• Pain increases significantly with activity that involves using my arms, such as driving, folding laundry, washing dishes etc. I can barely tolerate anything that requires use of my arms and holding weight combined, such as holding an infant or child, even of newborn weight.
    • Electrical Shocks into & around the urethra area. No cause found by urologist after IVP & exam. First noticed about 2 years ago.
    • Few other long term concerns, like trouble with my memory & such, but highly doubt they would be related to my spine.
    Starting within the last 1 ½ years, I have also noticed...
    (Most of these symptoms...except walking/balance that stays all the time..seem to come & go around same time periods)
    • Numb patches on skin in various areas.
    • Muscle twitching all over my body, many many times a day!
    • Vibrating sensations in my legs & deep in my torso area (also in my spine when I bend my back forward, like to touch toes)
    • Burning/itching areas that often turn out to be numb patches on my skin
    • Balance/Coordination problems. (difficulty tandem walking, sometimes feeling like I may fall when I move but no dizziness ) I have been able to grab onto something a few times & kept from falling that way. Balance is worse in dark or with eyes closed.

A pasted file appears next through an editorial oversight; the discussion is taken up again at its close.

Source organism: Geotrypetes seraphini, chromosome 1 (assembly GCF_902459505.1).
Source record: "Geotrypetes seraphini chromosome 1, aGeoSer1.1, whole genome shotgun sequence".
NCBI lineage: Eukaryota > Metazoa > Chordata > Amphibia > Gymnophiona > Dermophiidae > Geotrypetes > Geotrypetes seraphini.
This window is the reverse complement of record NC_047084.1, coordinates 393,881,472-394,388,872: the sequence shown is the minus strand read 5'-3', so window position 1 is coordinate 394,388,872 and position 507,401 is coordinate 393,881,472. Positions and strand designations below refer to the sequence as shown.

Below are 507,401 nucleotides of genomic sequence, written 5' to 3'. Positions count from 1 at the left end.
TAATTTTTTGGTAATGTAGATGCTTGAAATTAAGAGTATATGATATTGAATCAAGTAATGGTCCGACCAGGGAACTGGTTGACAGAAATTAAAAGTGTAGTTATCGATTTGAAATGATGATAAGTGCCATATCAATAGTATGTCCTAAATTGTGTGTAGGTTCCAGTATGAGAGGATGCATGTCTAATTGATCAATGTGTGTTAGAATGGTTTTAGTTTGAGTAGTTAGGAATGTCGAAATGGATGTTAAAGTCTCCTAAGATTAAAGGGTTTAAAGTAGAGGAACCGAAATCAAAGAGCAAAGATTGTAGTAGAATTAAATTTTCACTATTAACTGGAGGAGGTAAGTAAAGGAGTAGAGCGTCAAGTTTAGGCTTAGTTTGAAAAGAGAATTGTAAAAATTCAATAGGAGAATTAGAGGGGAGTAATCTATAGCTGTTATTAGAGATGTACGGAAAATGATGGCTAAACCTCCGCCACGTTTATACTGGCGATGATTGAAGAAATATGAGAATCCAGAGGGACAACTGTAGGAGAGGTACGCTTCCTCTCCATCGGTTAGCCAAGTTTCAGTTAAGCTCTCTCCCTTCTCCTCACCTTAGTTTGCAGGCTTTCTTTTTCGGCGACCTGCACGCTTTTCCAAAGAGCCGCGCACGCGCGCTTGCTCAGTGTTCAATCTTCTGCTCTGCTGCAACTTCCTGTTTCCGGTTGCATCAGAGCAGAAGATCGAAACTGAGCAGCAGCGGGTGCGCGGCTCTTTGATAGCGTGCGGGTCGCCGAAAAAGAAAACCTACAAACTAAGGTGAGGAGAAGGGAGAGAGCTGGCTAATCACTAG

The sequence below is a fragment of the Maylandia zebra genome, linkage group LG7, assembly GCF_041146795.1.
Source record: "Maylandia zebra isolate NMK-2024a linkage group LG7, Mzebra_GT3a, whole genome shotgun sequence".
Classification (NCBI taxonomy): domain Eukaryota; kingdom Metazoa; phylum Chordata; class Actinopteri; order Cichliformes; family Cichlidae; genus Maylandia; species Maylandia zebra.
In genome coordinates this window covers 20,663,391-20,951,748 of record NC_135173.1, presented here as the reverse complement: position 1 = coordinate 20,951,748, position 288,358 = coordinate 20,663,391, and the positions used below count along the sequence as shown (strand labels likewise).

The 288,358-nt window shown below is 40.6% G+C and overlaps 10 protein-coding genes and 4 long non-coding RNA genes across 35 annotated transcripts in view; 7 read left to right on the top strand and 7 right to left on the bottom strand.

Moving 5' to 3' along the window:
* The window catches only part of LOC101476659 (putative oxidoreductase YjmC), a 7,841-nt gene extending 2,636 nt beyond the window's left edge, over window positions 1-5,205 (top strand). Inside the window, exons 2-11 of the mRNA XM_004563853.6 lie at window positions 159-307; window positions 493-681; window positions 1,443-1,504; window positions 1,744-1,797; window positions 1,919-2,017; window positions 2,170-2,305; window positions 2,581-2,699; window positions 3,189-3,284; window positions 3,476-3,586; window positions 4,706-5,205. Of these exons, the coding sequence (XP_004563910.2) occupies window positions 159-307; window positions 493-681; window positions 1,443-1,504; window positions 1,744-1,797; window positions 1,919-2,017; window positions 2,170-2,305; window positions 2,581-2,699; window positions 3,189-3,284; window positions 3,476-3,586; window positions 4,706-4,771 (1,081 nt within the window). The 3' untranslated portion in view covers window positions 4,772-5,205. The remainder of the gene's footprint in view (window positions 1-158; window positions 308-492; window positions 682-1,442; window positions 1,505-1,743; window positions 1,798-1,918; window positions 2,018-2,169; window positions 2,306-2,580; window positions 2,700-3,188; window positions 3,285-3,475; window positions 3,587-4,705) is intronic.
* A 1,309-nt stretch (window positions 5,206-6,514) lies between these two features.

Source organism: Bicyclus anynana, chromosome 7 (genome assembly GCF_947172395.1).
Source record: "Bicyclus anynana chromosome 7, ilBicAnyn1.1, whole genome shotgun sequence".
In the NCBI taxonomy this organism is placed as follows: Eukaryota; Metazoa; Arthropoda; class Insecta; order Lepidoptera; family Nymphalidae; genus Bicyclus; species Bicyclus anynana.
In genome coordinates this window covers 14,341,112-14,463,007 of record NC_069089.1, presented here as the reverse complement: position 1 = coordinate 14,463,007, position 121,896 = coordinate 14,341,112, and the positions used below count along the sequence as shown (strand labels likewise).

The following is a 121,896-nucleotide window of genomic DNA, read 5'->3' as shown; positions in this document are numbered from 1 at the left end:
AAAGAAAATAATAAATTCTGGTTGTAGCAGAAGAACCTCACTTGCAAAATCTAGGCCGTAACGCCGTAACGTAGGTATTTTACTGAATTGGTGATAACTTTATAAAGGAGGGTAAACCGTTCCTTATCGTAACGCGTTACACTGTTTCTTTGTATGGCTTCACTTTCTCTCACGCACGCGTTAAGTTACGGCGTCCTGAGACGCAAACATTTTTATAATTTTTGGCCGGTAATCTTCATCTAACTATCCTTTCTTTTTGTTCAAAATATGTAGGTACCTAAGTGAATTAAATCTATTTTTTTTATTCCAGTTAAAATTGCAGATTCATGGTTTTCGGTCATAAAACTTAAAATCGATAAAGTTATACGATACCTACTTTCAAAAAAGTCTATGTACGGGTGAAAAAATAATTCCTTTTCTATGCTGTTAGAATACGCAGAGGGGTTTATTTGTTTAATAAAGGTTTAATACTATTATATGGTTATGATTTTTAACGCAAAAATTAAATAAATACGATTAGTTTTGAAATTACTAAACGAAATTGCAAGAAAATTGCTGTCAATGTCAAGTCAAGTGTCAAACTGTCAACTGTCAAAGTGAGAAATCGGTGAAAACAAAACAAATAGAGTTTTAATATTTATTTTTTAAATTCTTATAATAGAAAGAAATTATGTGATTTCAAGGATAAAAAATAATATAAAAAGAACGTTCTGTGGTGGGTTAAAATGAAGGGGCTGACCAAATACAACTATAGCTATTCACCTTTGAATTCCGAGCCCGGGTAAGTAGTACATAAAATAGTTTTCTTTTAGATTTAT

• Difficulty walking at times, as in I feel like I have to force my legs to move. They feel heavy & stiff at times, especially after sitting/laying down. My R & L legs feel different, like one is weaker & that the R legs hits the ground harder that the L & with a thud sound at times.
    • Hands & feet tingling. Comes & goes, as in it may last for a few weeks, go away, then come back again in a few weeks-few months. When the tingling returns, it is in my hands & my feet...it is connected in some way. Not that the hands & feet tingle at the same time literally. But if during a time frame my feet start to tingle, my hands will start tingling also. The tingling is ‘random’ in that it does not just affect one part of the hands/feet. It is all over; maybe a toe & finger, than bottom of foot completely, then 3 toes, palm of hand, one spot on a finger, a spot here & there on my feet etc.
    (I explain the tingling in detail because the Orthopedic MD used this to say that the tingling was not related to my spine based on how it was in hands AND feet at same time & was random in WHERE the tingling occurred in hands/feet, then referred me to a Neurologist)
    • And although this may be ‘way out there’, I would love to know if anyone thinks there could be a connection between ‘whatever is going on with my spine or whatever is wrong with me’ and GI symptoms. I have had 4 ½ years of food regurgitation (spontaneous) that happens most often after I eat a meal. It does not burn. I just feel food coming back up into my throat, sometimes enough that I have to swallow again. Lasts a few hours usually. 2 Upper Endoscopies & no answer for cause yet. GERD meds & diet are of no help.
    TREATMENTS:
    • 2 epidural injections in the T7-8 area, with no pain/symptom relief.